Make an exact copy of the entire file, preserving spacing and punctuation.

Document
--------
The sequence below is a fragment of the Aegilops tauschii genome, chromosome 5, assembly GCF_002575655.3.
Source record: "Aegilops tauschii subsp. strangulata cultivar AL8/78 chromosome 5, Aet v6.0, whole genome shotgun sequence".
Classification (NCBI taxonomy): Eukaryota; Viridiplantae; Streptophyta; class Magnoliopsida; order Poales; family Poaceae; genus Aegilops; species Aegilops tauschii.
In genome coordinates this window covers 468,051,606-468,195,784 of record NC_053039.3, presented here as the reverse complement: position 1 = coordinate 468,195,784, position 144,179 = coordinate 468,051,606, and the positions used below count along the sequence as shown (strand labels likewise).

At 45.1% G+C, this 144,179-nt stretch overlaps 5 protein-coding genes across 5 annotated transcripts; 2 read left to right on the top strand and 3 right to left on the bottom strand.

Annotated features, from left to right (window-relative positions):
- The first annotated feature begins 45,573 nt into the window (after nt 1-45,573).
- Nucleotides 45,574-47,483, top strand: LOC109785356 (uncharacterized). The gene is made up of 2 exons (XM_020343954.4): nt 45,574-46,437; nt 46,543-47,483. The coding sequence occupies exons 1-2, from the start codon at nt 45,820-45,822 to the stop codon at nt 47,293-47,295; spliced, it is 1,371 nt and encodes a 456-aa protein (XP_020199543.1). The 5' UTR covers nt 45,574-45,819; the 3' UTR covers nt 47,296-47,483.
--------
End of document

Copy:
The sequence below is a fragment of the Aegilops tauschii genome, chromosome 5, assembly GCF_002575655.3.
Source record: "Aegilops tauschii subsp. strangulata cultivar AL8/78 chromosome 5, Aet v6.0, whole genome shotgun sequence".
Classification (NCBI taxonomy): Eukaryota; Viridiplantae; Streptophyta; class Magnoliopsida; order Poales; family Poaceae; genus Aegilops; species Aegilops tauschii.
In genome coordinates this window covers 468,051,606-468,195,784 of record NC_053039.3, presented here as the reverse complement: position 1 = coordinate 468,195,784, position 144,179 = coordinate 468,051,606, and the positions used below count along the sequence as shown (strand labels likewise).

At 45.1% G+C, this 144,179-nt stretch overlaps 5 protein-coding genes across 5 annotated transcripts; 2 read left to right on the top strand and 3 right to left on the bottom strand.

Annotated features, from left to right (window-relative positions):
- The first annotated feature begins 45,573 nt into the window (after nt 1-45,573).
- Nucleotides 45,574-47,483, top strand: LOC109785356 (uncharacterized). The gene is made up of 2 exons (XM_020343954.4): nt 45,574-46,437; nt 46,543-47,483. The coding sequence occupies exons 1-2, from the start codon at nt 45,820-45,822 to the stop codon at nt 47,293-47,295; spliced, it is 1,371 nt and encodes a 456-aa protein (XP_020199543.1). The 5' UTR covers nt 45,574-45,819; the 3' UTR covers nt 47,296-47,483.